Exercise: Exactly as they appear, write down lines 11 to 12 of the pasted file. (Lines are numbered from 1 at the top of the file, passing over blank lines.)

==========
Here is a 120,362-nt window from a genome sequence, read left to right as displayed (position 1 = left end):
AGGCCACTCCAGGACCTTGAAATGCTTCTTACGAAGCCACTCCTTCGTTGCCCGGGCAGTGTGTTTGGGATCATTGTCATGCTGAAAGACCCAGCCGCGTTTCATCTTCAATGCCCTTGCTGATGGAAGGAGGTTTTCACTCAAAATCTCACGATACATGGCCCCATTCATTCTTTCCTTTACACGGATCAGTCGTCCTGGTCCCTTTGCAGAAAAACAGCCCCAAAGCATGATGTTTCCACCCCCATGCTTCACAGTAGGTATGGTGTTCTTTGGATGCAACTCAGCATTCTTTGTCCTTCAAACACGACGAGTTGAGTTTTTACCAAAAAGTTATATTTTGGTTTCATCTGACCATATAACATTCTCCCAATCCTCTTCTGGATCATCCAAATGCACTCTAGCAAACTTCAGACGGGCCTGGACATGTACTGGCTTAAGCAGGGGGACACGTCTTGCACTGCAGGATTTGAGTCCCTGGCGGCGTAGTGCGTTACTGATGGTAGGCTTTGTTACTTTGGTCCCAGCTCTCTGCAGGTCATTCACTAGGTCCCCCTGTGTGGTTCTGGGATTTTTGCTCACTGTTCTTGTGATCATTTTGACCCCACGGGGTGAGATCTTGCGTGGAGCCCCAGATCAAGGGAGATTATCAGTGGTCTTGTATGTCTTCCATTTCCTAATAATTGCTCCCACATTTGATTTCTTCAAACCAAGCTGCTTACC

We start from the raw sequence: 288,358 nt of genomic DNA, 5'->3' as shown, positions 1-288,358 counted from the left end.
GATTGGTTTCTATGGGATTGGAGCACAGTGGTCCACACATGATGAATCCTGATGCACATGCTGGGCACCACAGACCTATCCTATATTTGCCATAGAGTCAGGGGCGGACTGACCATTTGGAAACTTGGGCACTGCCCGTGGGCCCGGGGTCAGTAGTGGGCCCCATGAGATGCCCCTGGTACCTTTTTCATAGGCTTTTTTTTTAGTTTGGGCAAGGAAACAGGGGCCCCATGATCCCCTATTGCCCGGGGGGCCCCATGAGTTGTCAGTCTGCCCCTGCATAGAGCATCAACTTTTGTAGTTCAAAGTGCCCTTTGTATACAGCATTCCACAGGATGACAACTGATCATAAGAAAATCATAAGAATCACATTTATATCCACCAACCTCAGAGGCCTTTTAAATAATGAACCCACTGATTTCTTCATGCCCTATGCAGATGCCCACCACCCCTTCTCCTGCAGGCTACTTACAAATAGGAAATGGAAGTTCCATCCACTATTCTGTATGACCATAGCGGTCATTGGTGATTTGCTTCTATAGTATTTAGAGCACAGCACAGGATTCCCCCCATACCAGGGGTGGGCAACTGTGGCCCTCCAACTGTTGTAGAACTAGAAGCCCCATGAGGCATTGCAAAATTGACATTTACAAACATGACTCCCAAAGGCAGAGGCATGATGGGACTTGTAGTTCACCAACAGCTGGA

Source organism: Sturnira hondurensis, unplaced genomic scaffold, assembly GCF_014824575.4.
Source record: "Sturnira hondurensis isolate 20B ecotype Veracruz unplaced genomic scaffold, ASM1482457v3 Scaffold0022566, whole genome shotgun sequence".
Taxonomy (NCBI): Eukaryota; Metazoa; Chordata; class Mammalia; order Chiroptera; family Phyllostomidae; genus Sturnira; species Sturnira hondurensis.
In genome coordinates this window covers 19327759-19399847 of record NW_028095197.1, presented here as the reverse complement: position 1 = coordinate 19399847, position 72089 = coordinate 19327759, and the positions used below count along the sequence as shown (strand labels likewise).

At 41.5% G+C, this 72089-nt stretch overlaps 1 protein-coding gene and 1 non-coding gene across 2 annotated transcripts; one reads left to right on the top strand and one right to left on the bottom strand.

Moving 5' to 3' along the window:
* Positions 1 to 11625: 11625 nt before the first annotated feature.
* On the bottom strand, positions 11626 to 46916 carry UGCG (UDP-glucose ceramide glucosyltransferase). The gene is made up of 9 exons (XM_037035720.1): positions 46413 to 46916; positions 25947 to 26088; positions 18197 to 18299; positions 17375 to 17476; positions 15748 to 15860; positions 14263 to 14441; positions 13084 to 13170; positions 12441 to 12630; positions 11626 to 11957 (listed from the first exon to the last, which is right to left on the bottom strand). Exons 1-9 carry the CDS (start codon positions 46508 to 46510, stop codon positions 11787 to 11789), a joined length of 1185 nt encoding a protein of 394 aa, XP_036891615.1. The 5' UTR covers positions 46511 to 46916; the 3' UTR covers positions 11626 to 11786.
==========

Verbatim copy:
* Positions 1 to 11625: 11625 nt before the first annotated feature.
* On the bottom strand, positions 11626 to 46916 carry UGCG (UDP-glucose ceramide glucosyltransferase). The gene is made up of 9 exons (XM_037035720.1): positions 46413 to 46916; positions 25947 to 26088; positions 18197 to 18299; positions 17375 to 17476; positions 15748 to 15860; positions 14263 to 14441; positions 13084 to 13170; positions 12441 to 12630; positions 11626 to 11957 (listed from the first exon to the last, which is right to left on the bottom strand). Exons 1-9 carry the CDS (start codon positions 46508 to 46510, stop codon positions 11787 to 11789), a joined length of 1185 nt encoding a protein of 394 aa, XP_036891615.1. The 5' UTR covers positions 46511 to 46916; the 3' UTR covers positions 11626 to 11786.